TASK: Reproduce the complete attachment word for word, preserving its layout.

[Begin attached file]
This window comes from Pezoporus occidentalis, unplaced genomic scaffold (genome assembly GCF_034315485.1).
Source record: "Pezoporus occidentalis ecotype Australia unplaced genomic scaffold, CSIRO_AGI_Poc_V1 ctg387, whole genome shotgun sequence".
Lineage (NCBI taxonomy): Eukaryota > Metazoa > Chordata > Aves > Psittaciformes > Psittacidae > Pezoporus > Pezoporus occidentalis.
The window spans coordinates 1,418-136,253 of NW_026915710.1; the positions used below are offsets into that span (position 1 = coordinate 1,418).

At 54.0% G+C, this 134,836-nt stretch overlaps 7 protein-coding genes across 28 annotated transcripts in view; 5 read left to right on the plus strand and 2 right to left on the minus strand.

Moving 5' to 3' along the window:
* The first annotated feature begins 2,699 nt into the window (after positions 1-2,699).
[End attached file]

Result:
This window comes from Pezoporus occidentalis, unplaced genomic scaffold (genome assembly GCF_034315485.1).
Source record: "Pezoporus occidentalis ecotype Australia unplaced genomic scaffold, CSIRO_AGI_Poc_V1 ctg387, whole genome shotgun sequence".
Lineage (NCBI taxonomy): Eukaryota > Metazoa > Chordata > Aves > Psittaciformes > Psittacidae > Pezoporus > Pezoporus occidentalis.
The window spans coordinates 1,418-136,253 of NW_026915710.1; the positions used below are offsets into that span (position 1 = coordinate 1,418).

At 54.0% G+C, this 134,836-nt stretch overlaps 7 protein-coding genes across 28 annotated transcripts in view; 5 read left to right on the plus strand and 2 right to left on the minus strand.

Moving 5' to 3' along the window:
* The first annotated feature begins 2,699 nt into the window (after positions 1-2,699).